Implausible interruption concluded, the effort to exorcise the pain of the survivors resumed. Father droned his litany of reasons why we all found Strafa so remarkable. Those were plentiful and heartfelt. I shed tears because my friends had found her as amazing as I had.
Father Amerigo finished up. Time for us pallbearers to convey Strafa into the crypt. There were only four of us, but Strafa had been a wisp and her casket was lightweight. We moved it, placed it. I stared down at her, willing time to have a stop, till Barate took me away, back into the rain, so half-drowned, impatient old men could seal the tomb.
I cried some more. So did everyone else who could. Only Penny had failed to love Strafa unreservedly, but even she had been coming around and now was determined to show the rest of us how thoroughly she had changed her heart.
Strafa Algarda was the love of my life. My heart and soul. She could not have been more perfect had I designed her. Now those of us still in the mortal realm would find out why someone had thought that it would be better for the world if she left it.
I was not fully prepared to buy into the Tournament of Swords idea. It was ridiculous. The Algardas, though, had no trouble believing. But the notion of a last man standing takes all was just too stupid . . . How would you come up with that many players all convinced that there was no way they could lose?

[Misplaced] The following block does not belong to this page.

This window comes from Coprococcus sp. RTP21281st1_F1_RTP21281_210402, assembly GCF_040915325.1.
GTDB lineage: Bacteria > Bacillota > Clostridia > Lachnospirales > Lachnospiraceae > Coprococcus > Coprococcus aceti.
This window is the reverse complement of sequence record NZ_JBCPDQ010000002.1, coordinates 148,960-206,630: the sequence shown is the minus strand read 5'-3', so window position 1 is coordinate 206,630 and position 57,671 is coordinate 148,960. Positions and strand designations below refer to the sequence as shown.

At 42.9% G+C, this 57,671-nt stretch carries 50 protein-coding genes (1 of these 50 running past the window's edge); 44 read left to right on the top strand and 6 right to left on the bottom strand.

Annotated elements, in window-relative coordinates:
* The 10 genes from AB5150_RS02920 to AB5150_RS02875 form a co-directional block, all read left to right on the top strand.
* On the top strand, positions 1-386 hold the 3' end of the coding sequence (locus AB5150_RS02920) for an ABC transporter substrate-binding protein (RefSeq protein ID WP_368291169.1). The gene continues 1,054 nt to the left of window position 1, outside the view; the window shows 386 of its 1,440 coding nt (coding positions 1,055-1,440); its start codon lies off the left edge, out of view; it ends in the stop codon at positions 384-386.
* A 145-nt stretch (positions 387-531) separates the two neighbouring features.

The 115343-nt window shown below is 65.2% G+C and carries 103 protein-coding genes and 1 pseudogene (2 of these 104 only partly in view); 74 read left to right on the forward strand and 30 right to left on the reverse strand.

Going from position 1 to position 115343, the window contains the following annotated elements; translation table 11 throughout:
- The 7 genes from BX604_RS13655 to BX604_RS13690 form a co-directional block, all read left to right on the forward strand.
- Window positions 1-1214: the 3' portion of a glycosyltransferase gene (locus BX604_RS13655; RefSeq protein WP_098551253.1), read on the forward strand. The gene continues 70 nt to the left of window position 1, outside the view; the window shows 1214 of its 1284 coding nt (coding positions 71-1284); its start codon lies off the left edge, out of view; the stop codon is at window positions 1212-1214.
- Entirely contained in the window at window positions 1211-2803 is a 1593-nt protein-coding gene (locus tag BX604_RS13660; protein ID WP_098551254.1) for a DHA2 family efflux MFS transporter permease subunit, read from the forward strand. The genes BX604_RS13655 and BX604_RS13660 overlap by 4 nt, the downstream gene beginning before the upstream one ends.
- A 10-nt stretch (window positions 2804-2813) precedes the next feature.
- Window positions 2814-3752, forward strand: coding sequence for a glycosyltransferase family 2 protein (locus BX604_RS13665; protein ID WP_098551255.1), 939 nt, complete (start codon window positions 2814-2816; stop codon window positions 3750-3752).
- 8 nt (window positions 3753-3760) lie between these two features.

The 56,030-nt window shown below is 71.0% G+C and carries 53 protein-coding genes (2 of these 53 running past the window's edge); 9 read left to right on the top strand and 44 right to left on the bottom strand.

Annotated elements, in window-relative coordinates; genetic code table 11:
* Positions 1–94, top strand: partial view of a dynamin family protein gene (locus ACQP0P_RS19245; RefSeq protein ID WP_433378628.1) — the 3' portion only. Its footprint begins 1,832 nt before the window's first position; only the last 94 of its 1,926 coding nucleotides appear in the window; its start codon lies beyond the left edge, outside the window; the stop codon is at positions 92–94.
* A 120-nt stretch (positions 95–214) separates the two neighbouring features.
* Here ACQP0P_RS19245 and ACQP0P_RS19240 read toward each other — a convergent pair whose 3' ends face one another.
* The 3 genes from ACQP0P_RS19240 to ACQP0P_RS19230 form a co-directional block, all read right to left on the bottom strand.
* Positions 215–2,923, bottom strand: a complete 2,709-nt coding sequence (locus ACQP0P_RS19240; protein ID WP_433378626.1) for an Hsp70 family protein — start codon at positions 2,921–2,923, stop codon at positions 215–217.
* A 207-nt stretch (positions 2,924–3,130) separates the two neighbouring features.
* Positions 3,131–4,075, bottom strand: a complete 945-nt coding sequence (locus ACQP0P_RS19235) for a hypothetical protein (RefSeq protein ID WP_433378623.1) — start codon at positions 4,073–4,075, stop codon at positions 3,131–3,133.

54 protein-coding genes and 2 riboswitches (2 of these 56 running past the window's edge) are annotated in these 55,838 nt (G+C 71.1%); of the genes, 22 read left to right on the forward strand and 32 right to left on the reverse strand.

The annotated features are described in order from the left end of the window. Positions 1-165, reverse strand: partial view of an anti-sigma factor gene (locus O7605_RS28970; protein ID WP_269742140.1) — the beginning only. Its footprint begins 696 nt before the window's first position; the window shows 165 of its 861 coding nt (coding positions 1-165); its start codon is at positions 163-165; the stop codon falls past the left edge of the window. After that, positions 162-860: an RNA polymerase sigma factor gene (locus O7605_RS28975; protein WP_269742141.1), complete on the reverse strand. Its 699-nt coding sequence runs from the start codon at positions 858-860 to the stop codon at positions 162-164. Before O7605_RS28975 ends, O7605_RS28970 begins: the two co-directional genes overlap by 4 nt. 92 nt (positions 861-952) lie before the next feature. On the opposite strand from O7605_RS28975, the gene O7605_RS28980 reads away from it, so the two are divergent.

All mysteries would be unraveled. This gathering in the rain consisted of people who loved Strafa and, universally, were convinced that the truth would be found. They were determined to make that happen.
ugh we were doing things the Orthodox way, at least by pretense, we had not held a wake for Strafa. Shadowslinger wanted to wait till after the funeral. I announced it there, before I broke down, as cemetery employees sealed the tomb. I wanted everyone to come to Strafa’s place. We would enjoy a banquet in her honor and share some memories.
It wasn’t something I expected to be a draw. My expectations were in error, maybe because Barate circulated vigorously, issuing personal invitations.
He spoke directly to such luminaries as Belinda Contague and General Block, people I expect Constance Algarda might consider potentially useful in the war she was about to launch.
I’ve never quite been a lone wolf—being the face and fist and punch absorber of the Garrett investigative empire—but I’ve seldom gone after anything as part of a mass movement, either. I like being my own boss. However, Shadowslinger was doing the shot-calling today. She meant to get every swinging blade she could hacking at the air.